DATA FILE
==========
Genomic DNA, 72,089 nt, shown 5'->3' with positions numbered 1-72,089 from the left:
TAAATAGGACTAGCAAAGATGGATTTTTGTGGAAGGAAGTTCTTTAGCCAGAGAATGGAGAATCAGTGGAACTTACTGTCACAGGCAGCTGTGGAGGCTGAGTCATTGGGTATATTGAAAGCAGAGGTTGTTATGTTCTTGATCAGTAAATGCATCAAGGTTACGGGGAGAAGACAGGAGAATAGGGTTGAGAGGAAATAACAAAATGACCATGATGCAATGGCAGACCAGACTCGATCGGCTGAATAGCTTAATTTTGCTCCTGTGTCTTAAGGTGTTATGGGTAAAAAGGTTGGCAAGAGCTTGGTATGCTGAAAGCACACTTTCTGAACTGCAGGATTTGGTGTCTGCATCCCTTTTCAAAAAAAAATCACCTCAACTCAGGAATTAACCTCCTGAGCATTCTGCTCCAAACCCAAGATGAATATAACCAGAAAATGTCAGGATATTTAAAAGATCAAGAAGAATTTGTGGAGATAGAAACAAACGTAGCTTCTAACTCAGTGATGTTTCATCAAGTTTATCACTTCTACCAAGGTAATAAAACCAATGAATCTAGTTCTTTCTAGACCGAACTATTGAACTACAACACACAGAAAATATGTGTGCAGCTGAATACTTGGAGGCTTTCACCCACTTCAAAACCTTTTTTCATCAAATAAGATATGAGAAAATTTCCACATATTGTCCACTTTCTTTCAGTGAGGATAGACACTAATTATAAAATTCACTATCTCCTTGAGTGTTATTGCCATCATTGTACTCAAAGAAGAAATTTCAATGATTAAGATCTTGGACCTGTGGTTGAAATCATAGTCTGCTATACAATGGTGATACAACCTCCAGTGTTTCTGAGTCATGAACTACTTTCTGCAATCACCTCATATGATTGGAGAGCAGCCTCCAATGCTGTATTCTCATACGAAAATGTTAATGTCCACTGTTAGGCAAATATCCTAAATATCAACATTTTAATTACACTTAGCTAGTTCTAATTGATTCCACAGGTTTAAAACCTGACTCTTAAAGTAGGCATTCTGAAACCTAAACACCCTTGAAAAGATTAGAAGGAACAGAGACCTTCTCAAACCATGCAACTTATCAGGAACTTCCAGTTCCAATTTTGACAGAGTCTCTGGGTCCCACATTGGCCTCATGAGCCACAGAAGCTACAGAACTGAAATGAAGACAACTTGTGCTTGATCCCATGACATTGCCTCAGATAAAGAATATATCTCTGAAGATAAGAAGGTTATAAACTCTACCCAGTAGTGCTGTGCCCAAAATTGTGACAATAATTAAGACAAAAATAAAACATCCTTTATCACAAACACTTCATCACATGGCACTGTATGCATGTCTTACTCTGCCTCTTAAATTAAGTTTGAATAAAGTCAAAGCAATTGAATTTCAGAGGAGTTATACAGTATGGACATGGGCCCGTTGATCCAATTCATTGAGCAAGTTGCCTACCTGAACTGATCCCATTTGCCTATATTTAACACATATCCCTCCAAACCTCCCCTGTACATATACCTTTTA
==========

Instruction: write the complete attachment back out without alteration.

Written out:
Genomic DNA, 72,089 nt, shown 5'->3' with positions numbered 1-72,089 from the left:
TAAATAGGACTAGCAAAGATGGATTTTTGTGGAAGGAAGTTCTTTAGCCAGAGAATGGAGAATCAGTGGAACTTACTGTCACAGGCAGCTGTGGAGGCTGAGTCATTGGGTATATTGAAAGCAGAGGTTGTTATGTTCTTGATCAGTAAATGCATCAAGGTTACGGGGAGAAGACAGGAGAATAGGGTTGAGAGGAAATAACAAAATGACCATGATGCAATGGCAGACCAGACTCGATCGGCTGAATAGCTTAATTTTGCTCCTGTGTCTTAAGGTGTTATGGGTAAAAAGGTTGGCAAGAGCTTGGTATGCTGAAAGCACACTTTCTGAACTGCAGGATTTGGTGTCTGCATCCCTTTTCAAAAAAAAATCACCTCAACTCAGGAATTAACCTCCTGAGCATTCTGCTCCAAACCCAAGATGAATATAACCAGAAAATGTCAGGATATTTAAAAGATCAAGAAGAATTTGTGGAGATAGAAACAAACGTAGCTTCTAACTCAGTGATGTTTCATCAAGTTTATCACTTCTACCAAGGTAATAAAACCAATGAATCTAGTTCTTTCTAGACCGAACTATTGAACTACAACACACAGAAAATATGTGTGCAGCTGAATACTTGGAGGCTTTCACCCACTTCAAAACCTTTTTTCATCAAATAAGATATGAGAAAATTTCCACATATTGTCCACTTTCTTTCAGTGAGGATAGACACTAATTATAAAATTCACTATCTCCTTGAGTGTTATTGCCATCATTGTACTCAAAGAAGAAATTTCAATGATTAAGATCTTGGACCTGTGGTTGAAATCATAGTCTGCTATACAATGGTGATACAACCTCCAGTGTTTCTGAGTCATGAACTACTTTCTGCAATCACCTCATATGATTGGAGAGCAGCCTCCAATGCTGTATTCTCATACGAAAATGTTAATGTCCACTGTTAGGCAAATATCCTAAATATCAACATTTTAATTACACTTAGCTAGTTCTAATTGATTCCACAGGTTTAAAACCTGACTCTTAAAGTAGGCATTCTGAAACCTAAACACCCTTGAAAAGATTAGAAGGAACAGAGACCTTCTCAAACCATGCAACTTATCAGGAACTTCCAGTTCCAATTTTGACAGAGTCTCTGGGTCCCACATTGGCCTCATGAGCCACAGAAGCTACAGAACTGAAATGAAGACAACTTGTGCTTGATCCCATGACATTGCCTCAGATAAAGAATATATCTCTGAAGATAAGAAGGTTATAAACTCTACCCAGTAGTGCTGTGCCCAAAATTGTGACAATAATTAAGACAAAAATAAAACATCCTTTATCACAAACACTTCATCACATGGCACTGTATGCATGTCTTACTCTGCCTCTTAAATTAAGTTTGAATAAAGTCAAAGCAATTGAATTTCAGAGGAGTTATACAGTATGGACATGGGCCCGTTGATCCAATTCATTGAGCAAGTTGCCTACCTGAACTGATCCCATTTGCCTATATTTAACACATATCCCTCCAAACCTCCCCTGTACATATACCTTTTA